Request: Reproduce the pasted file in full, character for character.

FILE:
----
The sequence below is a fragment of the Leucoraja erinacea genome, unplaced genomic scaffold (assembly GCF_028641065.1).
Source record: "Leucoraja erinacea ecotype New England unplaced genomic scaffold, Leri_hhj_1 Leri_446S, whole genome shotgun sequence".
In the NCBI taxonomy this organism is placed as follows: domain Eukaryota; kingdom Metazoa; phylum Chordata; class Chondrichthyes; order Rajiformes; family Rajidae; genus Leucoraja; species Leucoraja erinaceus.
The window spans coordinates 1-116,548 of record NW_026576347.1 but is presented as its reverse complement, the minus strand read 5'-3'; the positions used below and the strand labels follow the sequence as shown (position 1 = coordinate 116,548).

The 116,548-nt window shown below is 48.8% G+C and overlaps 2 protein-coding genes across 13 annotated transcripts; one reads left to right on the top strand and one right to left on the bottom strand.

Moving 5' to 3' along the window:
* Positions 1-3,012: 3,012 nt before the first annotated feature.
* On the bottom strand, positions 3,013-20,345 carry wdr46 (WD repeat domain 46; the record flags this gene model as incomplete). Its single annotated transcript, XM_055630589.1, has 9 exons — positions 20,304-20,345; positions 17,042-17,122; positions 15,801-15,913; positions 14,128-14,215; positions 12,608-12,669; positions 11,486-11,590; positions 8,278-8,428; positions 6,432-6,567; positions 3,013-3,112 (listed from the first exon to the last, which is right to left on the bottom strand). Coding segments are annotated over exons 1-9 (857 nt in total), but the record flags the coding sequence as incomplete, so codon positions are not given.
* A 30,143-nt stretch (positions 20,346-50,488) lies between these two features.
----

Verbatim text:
The sequence below is a fragment of the Leucoraja erinacea genome, unplaced genomic scaffold (assembly GCF_028641065.1).
Source record: "Leucoraja erinacea ecotype New England unplaced genomic scaffold, Leri_hhj_1 Leri_446S, whole genome shotgun sequence".
In the NCBI taxonomy this organism is placed as follows: domain Eukaryota; kingdom Metazoa; phylum Chordata; class Chondrichthyes; order Rajiformes; family Rajidae; genus Leucoraja; species Leucoraja erinaceus.
The window spans coordinates 1-116,548 of record NW_026576347.1 but is presented as its reverse complement, the minus strand read 5'-3'; the positions used below and the strand labels follow the sequence as shown (position 1 = coordinate 116,548).

The 116,548-nt window shown below is 48.8% G+C and overlaps 2 protein-coding genes across 13 annotated transcripts; one reads left to right on the top strand and one right to left on the bottom strand.

Moving 5' to 3' along the window:
* Positions 1-3,012: 3,012 nt before the first annotated feature.
* On the bottom strand, positions 3,013-20,345 carry wdr46 (WD repeat domain 46; the record flags this gene model as incomplete). Its single annotated transcript, XM_055630589.1, has 9 exons — positions 20,304-20,345; positions 17,042-17,122; positions 15,801-15,913; positions 14,128-14,215; positions 12,608-12,669; positions 11,486-11,590; positions 8,278-8,428; positions 6,432-6,567; positions 3,013-3,112 (listed from the first exon to the last, which is right to left on the bottom strand). Coding segments are annotated over exons 1-9 (857 nt in total), but the record flags the coding sequence as incomplete, so codon positions are not given.
* A 30,143-nt stretch (positions 20,346-50,488) lies between these two features.